I have perhaps with this address attempted to bite off more than I can chew. But I’m sure you’ll all keep up with me. Today I am thinking about the American philosopher Richard Rorty, the father of Neopragmatism, a school of thought which arose in the 1970s, but draws its influence from people like John Dewey, William James, and to lesser extent Emerson and Thoreau. Neopragmatism is basically this: one knows things, which is the same as saying one believes things. We cannot know things in any ultimate sense, in any foundational sense, but regardless we act as agents in the world. Our humanity is all about our agency – our doing, believing, thinking, and saying. Deeper questions, like what is the nature of reality, or what is Truth, are meaningless questions, because to answer them requires, as it were, climbing out of our own heads. Questions which require us to climb out of our own heads to answer, are questions which should not be asked.
When it comes to the subject of religion, Richard Rorty makes a very good conversation partner. He helps to clarify a lot of things we might like to say about religion, or more specifically, the way we understand religion within our own Unitarian context. And on that, we start with word ‘Atheist’. Rorty was pretty anxious about describing himself as an Atheist, because the word atheist is understood in so many different ways. Take for example the most famous atheist today, Richard Dawkins. Dawkins argues that a modern objective understanding of science does away with God. Richard Rorty died before he was able to respond to Dawkins’ brand of atheism, but I can tell you he would have taken a very dim view.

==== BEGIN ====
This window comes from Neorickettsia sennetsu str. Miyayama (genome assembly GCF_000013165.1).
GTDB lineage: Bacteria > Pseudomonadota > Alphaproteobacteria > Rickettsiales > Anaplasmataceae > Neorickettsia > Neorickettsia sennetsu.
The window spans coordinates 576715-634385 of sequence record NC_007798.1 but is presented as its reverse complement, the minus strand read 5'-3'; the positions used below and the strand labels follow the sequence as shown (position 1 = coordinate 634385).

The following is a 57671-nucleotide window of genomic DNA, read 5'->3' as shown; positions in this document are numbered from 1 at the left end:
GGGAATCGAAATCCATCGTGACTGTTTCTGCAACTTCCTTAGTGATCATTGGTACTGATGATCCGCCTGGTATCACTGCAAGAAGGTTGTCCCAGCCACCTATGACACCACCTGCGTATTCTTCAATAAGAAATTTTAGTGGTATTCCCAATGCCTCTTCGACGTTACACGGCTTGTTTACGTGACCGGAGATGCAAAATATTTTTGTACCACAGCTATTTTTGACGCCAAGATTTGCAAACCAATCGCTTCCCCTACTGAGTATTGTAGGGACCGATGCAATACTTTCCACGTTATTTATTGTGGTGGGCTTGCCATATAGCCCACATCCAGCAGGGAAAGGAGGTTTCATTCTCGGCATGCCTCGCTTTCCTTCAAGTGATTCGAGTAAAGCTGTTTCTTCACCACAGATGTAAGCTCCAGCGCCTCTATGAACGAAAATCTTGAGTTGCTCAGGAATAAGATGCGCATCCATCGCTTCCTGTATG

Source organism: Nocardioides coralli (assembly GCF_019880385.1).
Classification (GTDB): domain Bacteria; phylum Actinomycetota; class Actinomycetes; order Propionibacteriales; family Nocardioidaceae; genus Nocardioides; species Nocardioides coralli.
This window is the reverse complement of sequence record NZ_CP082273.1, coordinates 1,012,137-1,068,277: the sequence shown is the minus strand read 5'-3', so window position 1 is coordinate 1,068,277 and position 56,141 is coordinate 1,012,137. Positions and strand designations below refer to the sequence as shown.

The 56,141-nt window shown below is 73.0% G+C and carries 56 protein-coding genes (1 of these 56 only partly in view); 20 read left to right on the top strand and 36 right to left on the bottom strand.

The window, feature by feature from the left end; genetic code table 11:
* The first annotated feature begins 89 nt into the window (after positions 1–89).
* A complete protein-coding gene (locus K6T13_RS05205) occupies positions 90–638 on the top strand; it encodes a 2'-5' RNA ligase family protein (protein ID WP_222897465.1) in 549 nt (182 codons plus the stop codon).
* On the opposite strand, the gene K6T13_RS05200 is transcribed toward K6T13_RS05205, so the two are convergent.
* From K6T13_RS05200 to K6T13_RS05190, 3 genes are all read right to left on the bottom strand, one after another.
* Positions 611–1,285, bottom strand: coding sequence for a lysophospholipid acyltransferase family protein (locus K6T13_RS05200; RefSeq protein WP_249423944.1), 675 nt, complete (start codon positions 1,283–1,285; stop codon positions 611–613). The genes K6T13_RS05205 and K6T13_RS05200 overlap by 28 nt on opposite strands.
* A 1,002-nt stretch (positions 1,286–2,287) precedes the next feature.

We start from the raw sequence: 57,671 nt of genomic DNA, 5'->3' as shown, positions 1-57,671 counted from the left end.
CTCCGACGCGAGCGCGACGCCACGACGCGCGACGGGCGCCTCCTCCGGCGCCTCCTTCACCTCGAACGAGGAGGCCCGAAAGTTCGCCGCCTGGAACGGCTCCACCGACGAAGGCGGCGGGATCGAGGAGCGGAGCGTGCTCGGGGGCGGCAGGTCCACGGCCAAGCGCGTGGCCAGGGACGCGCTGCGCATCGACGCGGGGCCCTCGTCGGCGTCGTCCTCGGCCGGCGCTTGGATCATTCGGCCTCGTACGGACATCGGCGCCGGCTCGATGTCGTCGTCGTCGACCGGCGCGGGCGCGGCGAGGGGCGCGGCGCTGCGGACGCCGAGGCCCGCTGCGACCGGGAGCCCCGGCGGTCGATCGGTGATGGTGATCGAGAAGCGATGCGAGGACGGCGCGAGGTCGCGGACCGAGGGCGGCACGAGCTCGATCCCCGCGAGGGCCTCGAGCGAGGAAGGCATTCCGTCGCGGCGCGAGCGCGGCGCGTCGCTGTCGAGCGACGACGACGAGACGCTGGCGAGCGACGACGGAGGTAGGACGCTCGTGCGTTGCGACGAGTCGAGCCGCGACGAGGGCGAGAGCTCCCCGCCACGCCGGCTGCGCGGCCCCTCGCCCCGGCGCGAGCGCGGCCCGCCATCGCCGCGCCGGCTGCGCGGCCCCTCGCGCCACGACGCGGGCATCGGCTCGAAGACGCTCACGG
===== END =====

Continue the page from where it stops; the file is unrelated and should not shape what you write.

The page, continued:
In Neopragmatism knowing things in any ultimate objective sense is impossible. On the basis of empirical evidence one cannot affirm or deny the existence of God; in this sense atheism is just as much of a faith claim as theism is. When Richard Rorty did describe himself as an atheist, he did so not making an assertion about the nature of reality, but rather, as a synonym for anticlericalism. Richard Rorty just didn’t think religion was a very positive force in the world. He though it endangered the health of democratic society. Our humanity according to Rorty is all about our agency in the world. Human beings in the West, according to Rorty, have pretty much discovered how life is supposed to be lived, with as much individual freedom as possible, under as democratic a system of governance as possible. If humanity feels beholden to some nonhuman force, be that God, or Nature, or some other sense of transcendence, it dilutes human responsibility and freedom.